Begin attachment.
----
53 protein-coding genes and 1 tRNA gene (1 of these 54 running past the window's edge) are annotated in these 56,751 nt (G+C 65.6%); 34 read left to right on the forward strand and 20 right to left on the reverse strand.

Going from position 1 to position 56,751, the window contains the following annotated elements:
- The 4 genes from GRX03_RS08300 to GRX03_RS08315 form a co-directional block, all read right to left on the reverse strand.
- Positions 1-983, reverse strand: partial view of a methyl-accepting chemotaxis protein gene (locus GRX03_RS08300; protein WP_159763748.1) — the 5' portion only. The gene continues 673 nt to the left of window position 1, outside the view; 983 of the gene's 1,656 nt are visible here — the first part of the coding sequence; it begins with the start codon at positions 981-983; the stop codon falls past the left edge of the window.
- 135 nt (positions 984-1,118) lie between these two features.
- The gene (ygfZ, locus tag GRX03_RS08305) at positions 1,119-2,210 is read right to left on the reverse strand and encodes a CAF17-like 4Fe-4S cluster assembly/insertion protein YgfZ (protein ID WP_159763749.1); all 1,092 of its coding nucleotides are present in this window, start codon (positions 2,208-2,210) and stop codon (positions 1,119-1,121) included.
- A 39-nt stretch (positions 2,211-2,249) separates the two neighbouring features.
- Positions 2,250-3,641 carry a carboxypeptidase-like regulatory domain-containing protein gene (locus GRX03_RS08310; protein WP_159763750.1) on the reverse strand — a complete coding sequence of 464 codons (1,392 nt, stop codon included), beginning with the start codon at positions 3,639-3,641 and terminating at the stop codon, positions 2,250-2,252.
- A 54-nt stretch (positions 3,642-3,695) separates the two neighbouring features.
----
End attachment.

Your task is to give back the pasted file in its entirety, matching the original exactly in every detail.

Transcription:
53 protein-coding genes and 1 tRNA gene (1 of these 54 running past the window's edge) are annotated in these 56,751 nt (G+C 65.6%); 34 read left to right on the forward strand and 20 right to left on the reverse strand.

Going from position 1 to position 56,751, the window contains the following annotated elements:
- The 4 genes from GRX03_RS08300 to GRX03_RS08315 form a co-directional block, all read right to left on the reverse strand.
- Positions 1-983, reverse strand: partial view of a methyl-accepting chemotaxis protein gene (locus GRX03_RS08300; protein WP_159763748.1) — the 5' portion only. The gene continues 673 nt to the left of window position 1, outside the view; 983 of the gene's 1,656 nt are visible here — the first part of the coding sequence; it begins with the start codon at positions 981-983; the stop codon falls past the left edge of the window.
- 135 nt (positions 984-1,118) lie between these two features.
- The gene (ygfZ, locus tag GRX03_RS08305) at positions 1,119-2,210 is read right to left on the reverse strand and encodes a CAF17-like 4Fe-4S cluster assembly/insertion protein YgfZ (protein ID WP_159763749.1); all 1,092 of its coding nucleotides are present in this window, start codon (positions 2,208-2,210) and stop codon (positions 1,119-1,121) included.
- A 39-nt stretch (positions 2,211-2,249) separates the two neighbouring features.
- Positions 2,250-3,641 carry a carboxypeptidase-like regulatory domain-containing protein gene (locus GRX03_RS08310; protein WP_159763750.1) on the reverse strand — a complete coding sequence of 464 codons (1,392 nt, stop codon included), beginning with the start codon at positions 3,639-3,641 and terminating at the stop codon, positions 2,250-2,252.
- A 54-nt stretch (positions 3,642-3,695) separates the two neighbouring features.